Plans to build a Chase Bank branch at Crawford Avenue and Gross Point Road moved one step closer to approval Monday night.

Evanston aldermen approved a zoning amendment to permit a drive-thru as a special use on the corner lot that’s now occupied by an abandoned gas station.

Although some neighbors continue to object to the much-revised bank plan, Alderman Mark Tendam, whose 6th Ward includes the site, said he’s convinced more ward residents support the proposal.

Alderman Jane Grover, 7th Ward, said the plan has been adjusted to address the neighbors’ concerns and that the branch bank would be “a much less noxious use” than the gas station.

The bank branch developer originally proposed including the gas station lot, a vacant lot across an alley from it and a third lot beyond that as part of the project.

The latest version would eliminate any use of the third lot. The now-vacant lot would be deeded by the developer to the city to be used roughly half for public parking that would be leased to the bank for daytime use and half as green space to create a buffer from neighboring homes.

Only Alderman Judy Fiske, 1st Ward, voted against the zoning change.

The bank proposal for the drive-thru special use still needs to clear several more hurdles, including review by the city’s Site Plan and Appearance Review Committee, the Zoning Board of Appeals, the Planning and Develpment Committee and the full City Council.

Bill Smith is the editor and publisher of Evanston Now.

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1 Comment

  1. Chase Bank proposal for Crawford/Gross Point location

    The original proposal by the developer called for taking over the alley, the currently empty lot and the residential property for a four lane drive through which would exit onto Crawford Road. The Planning and Development Commission denied rezoning the residencial lot with the house on it.  The second proposal was for rezoning the empty lot only, next to the alley, which was also denied by the P & D Committee, stating that "alleys are a natural buffer between a business and residential district".

    So the third proposal – forwarded by Alerman Tendam without consulting the neighborhood, now has the developer purchasing the empty lot, donating it to the City, and then having the lessee of the property, in this case, Chase Bank, use almost half of the area as a parking lot for their private use during business hours, and public use during non business hours!

    As a long term resident of the neighborhood – and speaking for the vast majority or neighbors  (we had a 157 petitions signed against the first proposal) we DO NOT NEED A PUBLIC PARKING LOT during non-business hours there. It can only act as a hang-out especially given the layout configuration.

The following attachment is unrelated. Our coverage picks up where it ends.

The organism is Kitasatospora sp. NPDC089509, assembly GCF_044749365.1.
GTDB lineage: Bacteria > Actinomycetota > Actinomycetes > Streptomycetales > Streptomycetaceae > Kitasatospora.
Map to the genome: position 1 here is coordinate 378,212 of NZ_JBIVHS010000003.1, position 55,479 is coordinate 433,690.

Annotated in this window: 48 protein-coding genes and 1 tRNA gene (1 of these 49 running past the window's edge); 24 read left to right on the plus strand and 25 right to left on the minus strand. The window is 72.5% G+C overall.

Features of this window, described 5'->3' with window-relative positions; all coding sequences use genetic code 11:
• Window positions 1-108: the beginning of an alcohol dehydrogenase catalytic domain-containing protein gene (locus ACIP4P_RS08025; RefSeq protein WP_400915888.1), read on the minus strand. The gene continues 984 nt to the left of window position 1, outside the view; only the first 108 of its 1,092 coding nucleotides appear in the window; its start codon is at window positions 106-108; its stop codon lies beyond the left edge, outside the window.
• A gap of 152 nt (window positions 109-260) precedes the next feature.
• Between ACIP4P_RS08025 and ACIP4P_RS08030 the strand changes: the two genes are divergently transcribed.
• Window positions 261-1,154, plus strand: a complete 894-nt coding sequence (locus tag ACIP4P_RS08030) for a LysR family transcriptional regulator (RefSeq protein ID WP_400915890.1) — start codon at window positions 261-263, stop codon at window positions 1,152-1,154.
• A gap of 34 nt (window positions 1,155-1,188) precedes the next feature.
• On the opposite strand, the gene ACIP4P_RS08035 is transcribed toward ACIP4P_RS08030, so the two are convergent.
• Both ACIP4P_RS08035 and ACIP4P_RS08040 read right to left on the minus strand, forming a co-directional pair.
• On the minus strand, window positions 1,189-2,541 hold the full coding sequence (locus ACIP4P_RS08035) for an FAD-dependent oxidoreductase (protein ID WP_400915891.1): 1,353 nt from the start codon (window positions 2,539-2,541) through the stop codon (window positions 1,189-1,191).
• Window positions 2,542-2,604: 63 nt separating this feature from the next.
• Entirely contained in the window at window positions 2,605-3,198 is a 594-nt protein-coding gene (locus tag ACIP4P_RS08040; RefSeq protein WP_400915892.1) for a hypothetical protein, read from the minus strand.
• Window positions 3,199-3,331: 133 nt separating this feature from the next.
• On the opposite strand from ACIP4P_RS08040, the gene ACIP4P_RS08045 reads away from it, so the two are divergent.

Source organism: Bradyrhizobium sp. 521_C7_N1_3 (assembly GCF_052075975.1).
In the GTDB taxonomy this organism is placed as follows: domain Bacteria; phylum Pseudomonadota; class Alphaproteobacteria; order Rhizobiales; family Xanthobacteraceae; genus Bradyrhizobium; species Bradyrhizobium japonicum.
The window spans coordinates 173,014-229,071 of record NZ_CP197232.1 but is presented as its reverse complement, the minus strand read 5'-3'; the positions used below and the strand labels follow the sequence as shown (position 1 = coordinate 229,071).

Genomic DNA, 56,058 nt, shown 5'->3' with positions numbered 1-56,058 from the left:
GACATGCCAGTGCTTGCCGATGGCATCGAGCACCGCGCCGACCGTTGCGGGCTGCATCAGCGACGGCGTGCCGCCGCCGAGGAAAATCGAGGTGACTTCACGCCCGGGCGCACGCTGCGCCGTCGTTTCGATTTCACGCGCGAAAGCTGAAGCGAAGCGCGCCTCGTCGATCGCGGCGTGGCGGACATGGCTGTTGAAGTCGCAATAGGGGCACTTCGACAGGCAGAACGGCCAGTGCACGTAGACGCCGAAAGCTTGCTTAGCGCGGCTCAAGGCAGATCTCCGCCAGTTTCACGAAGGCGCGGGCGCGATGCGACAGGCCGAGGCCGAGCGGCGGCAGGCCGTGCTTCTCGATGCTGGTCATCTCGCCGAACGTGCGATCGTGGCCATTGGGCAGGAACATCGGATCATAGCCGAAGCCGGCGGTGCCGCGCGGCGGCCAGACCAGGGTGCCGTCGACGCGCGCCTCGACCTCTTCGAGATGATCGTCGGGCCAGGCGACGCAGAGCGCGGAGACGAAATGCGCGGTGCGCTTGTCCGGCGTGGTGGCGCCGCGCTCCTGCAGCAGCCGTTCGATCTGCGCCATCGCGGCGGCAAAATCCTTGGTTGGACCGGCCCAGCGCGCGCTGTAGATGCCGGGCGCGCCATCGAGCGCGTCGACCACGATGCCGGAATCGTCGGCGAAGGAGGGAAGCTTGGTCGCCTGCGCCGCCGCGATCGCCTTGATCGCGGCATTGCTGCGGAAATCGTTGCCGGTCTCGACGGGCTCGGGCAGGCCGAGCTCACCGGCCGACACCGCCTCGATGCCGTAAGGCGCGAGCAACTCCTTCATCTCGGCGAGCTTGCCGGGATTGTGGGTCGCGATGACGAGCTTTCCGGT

We also feel that this is a dangerous precedent – where a private developer/business can purchase a residential property, donate it to the City, and then lease it back for their own use. Since the City is the owner, what legal responsibility does the City (speak us as residents have) for maintenance, upkeep, or in the event something happens on that lot which is now considered "open space". Why does use of a residential lot for parking not require rezoning and is considered "open space"? 

    I would like to express my appreciation to Alderman Judy Fiske who was the only one voting against the proposal to lift the drive-through prohibition on this lot which is at a location that already sees one of the highest numbers of traffic accidents (six point intersection of Crawford, Central and Gross Point). Furthermore, there is no sidewalk on the side of Crawford that has entry to the parking lot, but the neighborhood is filled with children going to the bus stop for schools, families, using Lovelace Park, and a traffic pattern during the evening rush hours, where Craword northbound is often backed up beyond Glenview Road. So adding a business that adds more car traffic can hardly be considered beneficial to the neighborhood.

    Since the latest in banking is "going to the bank without going to the bank" by using a cell phone, why Chase insists on having multiple drive-through lanes, is questionable – as is the fact that we have 6 bank branches within 1 mile and 38 branches within 2 miles of which 5 are Chase, and 4 Chase Private Client!

    Sigrid Pilgrim

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